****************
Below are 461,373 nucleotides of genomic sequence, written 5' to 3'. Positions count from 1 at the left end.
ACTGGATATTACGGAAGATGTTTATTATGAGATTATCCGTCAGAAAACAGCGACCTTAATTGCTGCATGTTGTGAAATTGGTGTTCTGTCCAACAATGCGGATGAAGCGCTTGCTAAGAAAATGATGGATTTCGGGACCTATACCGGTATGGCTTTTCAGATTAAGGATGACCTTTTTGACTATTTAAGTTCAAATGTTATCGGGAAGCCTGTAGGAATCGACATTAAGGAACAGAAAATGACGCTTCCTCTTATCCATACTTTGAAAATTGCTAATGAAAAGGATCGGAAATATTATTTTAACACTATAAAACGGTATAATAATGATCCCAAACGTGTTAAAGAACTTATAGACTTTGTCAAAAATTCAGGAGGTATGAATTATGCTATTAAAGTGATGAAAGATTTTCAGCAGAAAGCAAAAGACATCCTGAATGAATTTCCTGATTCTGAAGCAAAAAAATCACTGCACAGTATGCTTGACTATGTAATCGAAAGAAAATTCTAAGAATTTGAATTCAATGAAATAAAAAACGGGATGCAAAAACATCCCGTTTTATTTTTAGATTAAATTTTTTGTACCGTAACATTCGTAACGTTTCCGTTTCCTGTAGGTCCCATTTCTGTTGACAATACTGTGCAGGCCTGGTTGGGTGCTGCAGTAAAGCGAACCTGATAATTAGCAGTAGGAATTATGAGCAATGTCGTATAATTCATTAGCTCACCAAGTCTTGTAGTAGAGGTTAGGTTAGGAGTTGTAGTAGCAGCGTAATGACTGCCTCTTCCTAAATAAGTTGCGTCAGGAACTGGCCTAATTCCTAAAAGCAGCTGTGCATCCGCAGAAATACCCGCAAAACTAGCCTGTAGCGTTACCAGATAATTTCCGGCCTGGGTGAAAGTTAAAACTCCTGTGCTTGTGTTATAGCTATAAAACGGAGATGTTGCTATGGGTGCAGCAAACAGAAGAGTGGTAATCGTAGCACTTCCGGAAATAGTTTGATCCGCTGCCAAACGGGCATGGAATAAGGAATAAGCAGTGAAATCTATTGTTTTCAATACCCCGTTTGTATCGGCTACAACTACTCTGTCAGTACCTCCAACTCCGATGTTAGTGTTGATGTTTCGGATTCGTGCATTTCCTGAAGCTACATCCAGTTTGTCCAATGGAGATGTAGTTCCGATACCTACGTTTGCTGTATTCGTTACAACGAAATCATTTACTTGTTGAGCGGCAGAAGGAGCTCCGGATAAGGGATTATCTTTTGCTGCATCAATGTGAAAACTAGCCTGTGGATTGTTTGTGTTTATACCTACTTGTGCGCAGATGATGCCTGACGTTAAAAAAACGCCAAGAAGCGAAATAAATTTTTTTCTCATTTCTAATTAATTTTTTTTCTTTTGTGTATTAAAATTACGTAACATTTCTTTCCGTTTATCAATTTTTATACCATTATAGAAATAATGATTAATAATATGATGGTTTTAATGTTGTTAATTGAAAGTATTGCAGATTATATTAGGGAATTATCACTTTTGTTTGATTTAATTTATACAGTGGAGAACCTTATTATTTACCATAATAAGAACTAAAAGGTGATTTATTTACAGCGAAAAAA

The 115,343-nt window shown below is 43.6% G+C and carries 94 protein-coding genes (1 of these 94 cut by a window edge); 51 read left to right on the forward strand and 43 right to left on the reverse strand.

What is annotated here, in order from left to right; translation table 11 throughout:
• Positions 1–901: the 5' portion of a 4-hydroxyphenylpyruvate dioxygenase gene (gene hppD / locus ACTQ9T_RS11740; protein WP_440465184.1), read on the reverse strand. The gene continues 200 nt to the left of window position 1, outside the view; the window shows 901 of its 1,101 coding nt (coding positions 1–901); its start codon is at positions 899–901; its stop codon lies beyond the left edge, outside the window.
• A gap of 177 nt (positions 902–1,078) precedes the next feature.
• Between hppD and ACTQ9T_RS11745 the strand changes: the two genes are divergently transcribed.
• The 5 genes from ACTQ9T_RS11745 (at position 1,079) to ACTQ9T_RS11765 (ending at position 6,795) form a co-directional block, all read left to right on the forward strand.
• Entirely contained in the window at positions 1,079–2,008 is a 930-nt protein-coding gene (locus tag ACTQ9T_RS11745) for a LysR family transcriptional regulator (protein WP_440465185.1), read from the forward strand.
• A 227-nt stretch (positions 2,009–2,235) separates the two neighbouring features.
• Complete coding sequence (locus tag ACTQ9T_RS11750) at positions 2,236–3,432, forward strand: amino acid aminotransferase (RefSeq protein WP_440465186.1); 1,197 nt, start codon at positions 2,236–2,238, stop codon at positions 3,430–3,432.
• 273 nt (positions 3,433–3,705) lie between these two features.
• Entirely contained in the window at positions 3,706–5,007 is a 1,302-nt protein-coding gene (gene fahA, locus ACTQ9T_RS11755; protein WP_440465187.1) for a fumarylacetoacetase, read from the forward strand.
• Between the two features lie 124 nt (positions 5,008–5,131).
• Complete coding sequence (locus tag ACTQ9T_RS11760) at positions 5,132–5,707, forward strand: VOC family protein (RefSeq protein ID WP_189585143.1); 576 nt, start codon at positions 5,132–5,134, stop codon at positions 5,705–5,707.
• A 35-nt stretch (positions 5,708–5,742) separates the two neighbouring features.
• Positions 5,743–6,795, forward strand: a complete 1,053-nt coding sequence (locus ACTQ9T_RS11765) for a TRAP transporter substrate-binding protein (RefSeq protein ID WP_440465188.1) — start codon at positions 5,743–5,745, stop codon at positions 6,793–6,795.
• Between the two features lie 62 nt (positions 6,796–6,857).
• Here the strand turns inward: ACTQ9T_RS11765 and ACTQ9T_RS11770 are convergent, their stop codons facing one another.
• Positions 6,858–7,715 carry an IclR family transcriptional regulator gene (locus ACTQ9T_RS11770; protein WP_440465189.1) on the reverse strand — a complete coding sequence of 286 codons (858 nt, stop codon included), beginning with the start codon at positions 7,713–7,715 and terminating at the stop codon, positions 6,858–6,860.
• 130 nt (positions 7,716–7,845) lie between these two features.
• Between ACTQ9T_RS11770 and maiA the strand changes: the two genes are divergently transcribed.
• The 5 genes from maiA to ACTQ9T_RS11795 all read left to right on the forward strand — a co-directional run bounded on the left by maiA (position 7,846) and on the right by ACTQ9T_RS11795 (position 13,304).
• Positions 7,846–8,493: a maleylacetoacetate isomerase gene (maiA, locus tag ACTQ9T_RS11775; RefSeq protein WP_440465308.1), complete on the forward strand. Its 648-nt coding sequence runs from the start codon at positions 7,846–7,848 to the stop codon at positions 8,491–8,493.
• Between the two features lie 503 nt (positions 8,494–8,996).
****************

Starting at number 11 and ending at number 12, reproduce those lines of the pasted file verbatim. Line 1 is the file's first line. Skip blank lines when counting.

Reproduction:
• Complete coding sequence (locus tag ACTQ9T_RS11750) at positions 2,236–3,432, forward strand: amino acid aminotransferase (RefSeq protein WP_440465186.1); 1,197 nt, start codon at positions 2,236–2,238, stop codon at positions 3,430–3,432.
• 273 nt (positions 3,433–3,705) lie between these two features.